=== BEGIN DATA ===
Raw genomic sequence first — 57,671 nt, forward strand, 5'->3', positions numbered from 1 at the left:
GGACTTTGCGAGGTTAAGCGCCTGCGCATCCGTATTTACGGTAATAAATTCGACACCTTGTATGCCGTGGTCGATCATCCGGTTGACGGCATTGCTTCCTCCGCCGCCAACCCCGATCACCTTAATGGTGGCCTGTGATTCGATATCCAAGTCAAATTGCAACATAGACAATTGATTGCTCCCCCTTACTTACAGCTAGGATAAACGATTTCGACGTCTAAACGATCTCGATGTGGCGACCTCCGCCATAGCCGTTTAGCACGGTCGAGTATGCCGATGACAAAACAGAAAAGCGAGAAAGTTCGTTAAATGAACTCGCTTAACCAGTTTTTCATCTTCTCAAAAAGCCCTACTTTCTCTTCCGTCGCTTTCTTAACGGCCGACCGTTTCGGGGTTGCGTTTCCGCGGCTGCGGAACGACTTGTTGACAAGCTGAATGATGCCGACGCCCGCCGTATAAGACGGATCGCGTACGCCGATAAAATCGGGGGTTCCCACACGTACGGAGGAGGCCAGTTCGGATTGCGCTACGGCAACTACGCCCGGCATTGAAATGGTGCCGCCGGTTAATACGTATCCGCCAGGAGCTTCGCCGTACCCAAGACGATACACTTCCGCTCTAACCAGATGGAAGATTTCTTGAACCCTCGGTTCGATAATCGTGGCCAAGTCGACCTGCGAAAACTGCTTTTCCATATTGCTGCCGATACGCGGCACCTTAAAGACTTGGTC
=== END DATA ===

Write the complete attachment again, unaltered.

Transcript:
Raw genomic sequence first — 57,671 nt, forward strand, 5'->3', positions numbered from 1 at the left:
GGACTTTGCGAGGTTAAGCGCCTGCGCATCCGTATTTACGGTAATAAATTCGACACCTTGTATGCCGTGGTCGATCATCCGGTTGACGGCATTGCTTCCTCCGCCGCCAACCCCGATCACCTTAATGGTGGCCTGTGATTCGATATCCAAGTCAAATTGCAACATAGACAATTGATTGCTCCCCCTTACTTACAGCTAGGATAAACGATTTCGACGTCTAAACGATCTCGATGTGGCGACCTCCGCCATAGCCGTTTAGCACGGTCGAGTATGCCGATGACAAAACAGAAAAGCGAGAAAGTTCGTTAAATGAACTCGCTTAACCAGTTTTTCATCTTCTCAAAAAGCCCTACTTTCTCTTCCGTCGCTTTCTTAACGGCCGACCGTTTCGGGGTTGCGTTTCCGCGGCTGCGGAACGACTTGTTGACAAGCTGAATGATGCCGACGCCCGCCGTATAAGACGGATCGCGTACGCCGATAAAATCGGGGGTTCCCACACGTACGGAGGAGGCCAGTTCGGATTGCGCTACGGCAACTACGCCCGGCATTGAAATGGTGCCGCCGGTTAATACGTATCCGCCAGGAGCTTCGCCGTACCCAAGACGATACACTTCCGCTCTAACCAGATGGAAGATTTCTTGAACCCTCGGTTCGATAATCGTGGCCAAGTCGACCTGCGAAAACTGCTTTTCCATATTGCTGCCGATACGCGGCACCTTAAAGACTTGGTC